BPM: How has writing impacted your life?
Finding my passion has made my life more satisfying and fulfilling. It has given me a renewed purpose after my children were grown. Putting my thoughts and ideas to words had given me peace.

BPM: What does literary success look like to you?
That would be finding the audience that loves my writing. My dream is seeing one of my books brought to the little or big screen.

BPM: What are the 3 most effective tools for sharing your books with the world?
I’m not sure about that. Getting my books out to be read has been my greatest challenge.

BPM: Have any of your books been made into audio-books? If so, what are the challenges in producing an audio-book?
None of my books have been made into audio-books but I would love the opportunity to have them available that way.

BPM: Do you write multiple books for a series? Do you have any series planned?
My latest project is a series and I have previous written another book series called “The Fortunes of Blues and Blessings” and A New Season: Fortunes of Blues and Blessing Book Two.”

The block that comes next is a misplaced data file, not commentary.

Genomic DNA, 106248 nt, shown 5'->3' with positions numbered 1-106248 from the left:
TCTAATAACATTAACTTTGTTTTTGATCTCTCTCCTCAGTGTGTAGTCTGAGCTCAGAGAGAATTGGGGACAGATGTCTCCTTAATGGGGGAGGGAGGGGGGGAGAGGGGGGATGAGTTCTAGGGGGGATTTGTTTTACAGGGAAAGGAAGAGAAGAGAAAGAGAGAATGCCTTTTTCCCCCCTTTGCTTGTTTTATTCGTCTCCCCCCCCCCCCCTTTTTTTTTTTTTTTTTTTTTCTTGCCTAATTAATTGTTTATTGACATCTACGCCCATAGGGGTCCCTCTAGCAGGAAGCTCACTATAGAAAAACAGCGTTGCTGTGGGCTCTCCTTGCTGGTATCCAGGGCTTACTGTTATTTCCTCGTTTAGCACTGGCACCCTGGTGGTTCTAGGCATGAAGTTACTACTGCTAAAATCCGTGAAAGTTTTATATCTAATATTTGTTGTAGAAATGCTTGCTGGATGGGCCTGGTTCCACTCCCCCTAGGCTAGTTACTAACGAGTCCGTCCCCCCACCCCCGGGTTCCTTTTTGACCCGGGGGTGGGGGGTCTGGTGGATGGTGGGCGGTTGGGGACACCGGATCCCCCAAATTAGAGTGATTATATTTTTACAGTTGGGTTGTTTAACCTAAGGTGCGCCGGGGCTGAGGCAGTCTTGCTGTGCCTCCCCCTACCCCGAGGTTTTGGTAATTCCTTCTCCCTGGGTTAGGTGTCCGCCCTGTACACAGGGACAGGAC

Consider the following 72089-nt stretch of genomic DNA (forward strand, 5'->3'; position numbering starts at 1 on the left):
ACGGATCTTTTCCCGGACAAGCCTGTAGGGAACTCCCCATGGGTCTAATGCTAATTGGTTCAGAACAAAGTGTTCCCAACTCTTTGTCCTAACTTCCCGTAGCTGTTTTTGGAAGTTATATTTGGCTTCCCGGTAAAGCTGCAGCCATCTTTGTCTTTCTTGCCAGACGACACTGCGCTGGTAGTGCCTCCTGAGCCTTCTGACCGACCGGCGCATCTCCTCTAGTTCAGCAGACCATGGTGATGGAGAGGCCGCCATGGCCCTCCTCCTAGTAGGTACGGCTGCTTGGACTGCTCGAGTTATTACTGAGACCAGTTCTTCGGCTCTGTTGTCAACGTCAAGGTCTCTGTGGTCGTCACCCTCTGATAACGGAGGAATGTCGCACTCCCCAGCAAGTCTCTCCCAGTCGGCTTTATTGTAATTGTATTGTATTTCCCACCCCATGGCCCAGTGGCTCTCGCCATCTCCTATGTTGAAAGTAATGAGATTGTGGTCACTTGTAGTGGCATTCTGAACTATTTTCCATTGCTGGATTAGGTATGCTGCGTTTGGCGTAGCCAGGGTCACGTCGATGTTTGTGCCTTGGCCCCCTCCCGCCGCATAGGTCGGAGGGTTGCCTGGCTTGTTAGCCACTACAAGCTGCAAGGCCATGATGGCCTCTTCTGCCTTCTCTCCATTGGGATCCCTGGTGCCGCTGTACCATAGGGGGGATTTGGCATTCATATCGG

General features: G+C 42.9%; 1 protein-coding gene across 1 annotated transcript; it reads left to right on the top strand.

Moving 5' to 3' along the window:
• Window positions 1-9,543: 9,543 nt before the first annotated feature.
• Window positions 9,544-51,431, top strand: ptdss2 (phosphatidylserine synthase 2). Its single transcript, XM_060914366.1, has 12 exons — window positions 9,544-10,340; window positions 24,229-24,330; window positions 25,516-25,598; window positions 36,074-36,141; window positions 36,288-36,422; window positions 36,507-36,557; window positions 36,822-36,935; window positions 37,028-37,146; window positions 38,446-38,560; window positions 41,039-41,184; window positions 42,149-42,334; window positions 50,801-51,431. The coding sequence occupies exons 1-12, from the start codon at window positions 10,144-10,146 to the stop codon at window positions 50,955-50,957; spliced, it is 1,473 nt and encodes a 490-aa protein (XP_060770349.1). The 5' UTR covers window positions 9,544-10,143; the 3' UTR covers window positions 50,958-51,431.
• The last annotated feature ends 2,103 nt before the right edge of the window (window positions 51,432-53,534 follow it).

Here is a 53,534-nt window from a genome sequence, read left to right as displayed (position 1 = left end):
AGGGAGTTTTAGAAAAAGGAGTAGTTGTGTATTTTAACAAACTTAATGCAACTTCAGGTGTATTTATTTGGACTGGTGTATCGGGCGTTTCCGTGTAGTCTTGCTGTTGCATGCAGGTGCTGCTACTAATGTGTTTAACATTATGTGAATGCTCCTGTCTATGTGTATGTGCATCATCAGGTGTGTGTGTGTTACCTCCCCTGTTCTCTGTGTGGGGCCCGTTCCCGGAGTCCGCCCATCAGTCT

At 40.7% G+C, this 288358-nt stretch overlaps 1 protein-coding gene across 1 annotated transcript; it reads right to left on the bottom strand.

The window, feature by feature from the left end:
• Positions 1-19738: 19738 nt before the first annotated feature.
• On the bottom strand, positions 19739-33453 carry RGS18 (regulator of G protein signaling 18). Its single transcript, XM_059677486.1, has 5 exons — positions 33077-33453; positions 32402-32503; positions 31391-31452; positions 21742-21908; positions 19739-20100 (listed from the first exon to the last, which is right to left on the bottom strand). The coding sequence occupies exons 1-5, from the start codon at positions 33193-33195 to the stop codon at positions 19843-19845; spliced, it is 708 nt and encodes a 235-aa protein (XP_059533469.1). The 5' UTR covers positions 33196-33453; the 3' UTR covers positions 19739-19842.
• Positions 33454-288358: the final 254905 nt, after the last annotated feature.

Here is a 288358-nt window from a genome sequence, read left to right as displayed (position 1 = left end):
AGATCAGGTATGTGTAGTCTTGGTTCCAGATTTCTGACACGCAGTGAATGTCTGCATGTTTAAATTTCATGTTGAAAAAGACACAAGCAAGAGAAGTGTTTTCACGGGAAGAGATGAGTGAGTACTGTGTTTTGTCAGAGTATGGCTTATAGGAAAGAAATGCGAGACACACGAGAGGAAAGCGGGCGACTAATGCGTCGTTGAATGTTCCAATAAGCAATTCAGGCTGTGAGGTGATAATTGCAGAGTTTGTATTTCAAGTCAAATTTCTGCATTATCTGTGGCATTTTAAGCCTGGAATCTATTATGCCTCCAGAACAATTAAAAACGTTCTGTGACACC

BPM: Do you find it more challenges to write the FIRST book in a series or to write the subsequent novels?
For me, the first book in a series is the hardest to write. That’s where you have to develop the story and the characters. The second book flows a lot easier. The ending is a challenge as well because it’s hard to know where to end a longer story.

BPM: What advice would you give aspiring writers that would help them finish a project when so many ideas are running together?
I would remind them that it’s not necessary to put all of their ingredients in one entrée. They can save some of them for another project. Don’t feel obligated to produce your greatest masterpiece when you’re writing, just tell your story. Write it down and then polish it after you’re done. Your greatest book is the one you haven’t started yet.

BPM: Do you have anything special for readers that you’ll focus on this year?
Promoting my latest project is enough for me to focus on right now.

BPM: What projects are you working on at the present?
I’m working on the biography of Edmonia Lewis.

BPM: How can readers discover more about you and your work?
They go to my web page